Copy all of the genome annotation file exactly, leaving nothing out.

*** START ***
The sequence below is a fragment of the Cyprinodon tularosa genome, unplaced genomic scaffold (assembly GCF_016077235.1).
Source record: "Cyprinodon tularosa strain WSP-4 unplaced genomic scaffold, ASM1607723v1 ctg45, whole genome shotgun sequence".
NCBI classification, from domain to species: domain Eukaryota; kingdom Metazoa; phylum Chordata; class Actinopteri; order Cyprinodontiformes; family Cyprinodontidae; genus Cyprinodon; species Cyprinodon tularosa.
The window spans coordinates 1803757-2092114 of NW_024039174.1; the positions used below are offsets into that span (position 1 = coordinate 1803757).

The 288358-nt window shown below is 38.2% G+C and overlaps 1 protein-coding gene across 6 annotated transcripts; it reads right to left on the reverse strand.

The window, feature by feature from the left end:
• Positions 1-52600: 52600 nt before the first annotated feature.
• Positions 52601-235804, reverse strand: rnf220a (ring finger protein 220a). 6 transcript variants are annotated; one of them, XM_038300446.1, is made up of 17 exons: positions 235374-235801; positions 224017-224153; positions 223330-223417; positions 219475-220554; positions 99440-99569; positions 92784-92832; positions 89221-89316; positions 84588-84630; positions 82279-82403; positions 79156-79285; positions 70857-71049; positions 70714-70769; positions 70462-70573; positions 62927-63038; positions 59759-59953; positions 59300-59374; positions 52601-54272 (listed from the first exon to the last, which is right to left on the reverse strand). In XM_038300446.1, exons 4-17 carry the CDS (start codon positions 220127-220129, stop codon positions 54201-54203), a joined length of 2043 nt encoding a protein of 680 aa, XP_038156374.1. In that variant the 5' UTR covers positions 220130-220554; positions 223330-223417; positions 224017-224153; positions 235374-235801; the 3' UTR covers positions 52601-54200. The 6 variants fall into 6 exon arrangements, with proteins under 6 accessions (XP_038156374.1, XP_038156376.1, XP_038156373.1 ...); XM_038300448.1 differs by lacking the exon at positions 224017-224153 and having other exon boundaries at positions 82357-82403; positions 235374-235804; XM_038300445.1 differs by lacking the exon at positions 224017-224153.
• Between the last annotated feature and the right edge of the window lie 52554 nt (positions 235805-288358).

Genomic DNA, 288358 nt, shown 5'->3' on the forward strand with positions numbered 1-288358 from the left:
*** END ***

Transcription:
The sequence below is a fragment of the Cyprinodon tularosa genome, unplaced genomic scaffold (assembly GCF_016077235.1).
Source record: "Cyprinodon tularosa strain WSP-4 unplaced genomic scaffold, ASM1607723v1 ctg45, whole genome shotgun sequence".
NCBI classification, from domain to species: domain Eukaryota; kingdom Metazoa; phylum Chordata; class Actinopteri; order Cyprinodontiformes; family Cyprinodontidae; genus Cyprinodon; species Cyprinodon tularosa.
The window spans coordinates 1803757-2092114 of NW_024039174.1; the positions used below are offsets into that span (position 1 = coordinate 1803757).

The 288358-nt window shown below is 38.2% G+C and overlaps 1 protein-coding gene across 6 annotated transcripts; it reads right to left on the reverse strand.

The window, feature by feature from the left end:
• Positions 1-52600: 52600 nt before the first annotated feature.
• Positions 52601-235804, reverse strand: rnf220a (ring finger protein 220a). 6 transcript variants are annotated; one of them, XM_038300446.1, is made up of 17 exons: positions 235374-235801; positions 224017-224153; positions 223330-223417; positions 219475-220554; positions 99440-99569; positions 92784-92832; positions 89221-89316; positions 84588-84630; positions 82279-82403; positions 79156-79285; positions 70857-71049; positions 70714-70769; positions 70462-70573; positions 62927-63038; positions 59759-59953; positions 59300-59374; positions 52601-54272 (listed from the first exon to the last, which is right to left on the reverse strand). In XM_038300446.1, exons 4-17 carry the CDS (start codon positions 220127-220129, stop codon positions 54201-54203), a joined length of 2043 nt encoding a protein of 680 aa, XP_038156374.1. In that variant the 5' UTR covers positions 220130-220554; positions 223330-223417; positions 224017-224153; positions 235374-235801; the 3' UTR covers positions 52601-54200. The 6 variants fall into 6 exon arrangements, with proteins under 6 accessions (XP_038156374.1, XP_038156376.1, XP_038156373.1 ...); XM_038300448.1 differs by lacking the exon at positions 224017-224153 and having other exon boundaries at positions 82357-82403; positions 235374-235804; XM_038300445.1 differs by lacking the exon at positions 224017-224153.
• Between the last annotated feature and the right edge of the window lie 52554 nt (positions 235805-288358).

Genomic DNA, 288358 nt, shown 5'->3' on the forward strand with positions numbered 1-288358 from the left: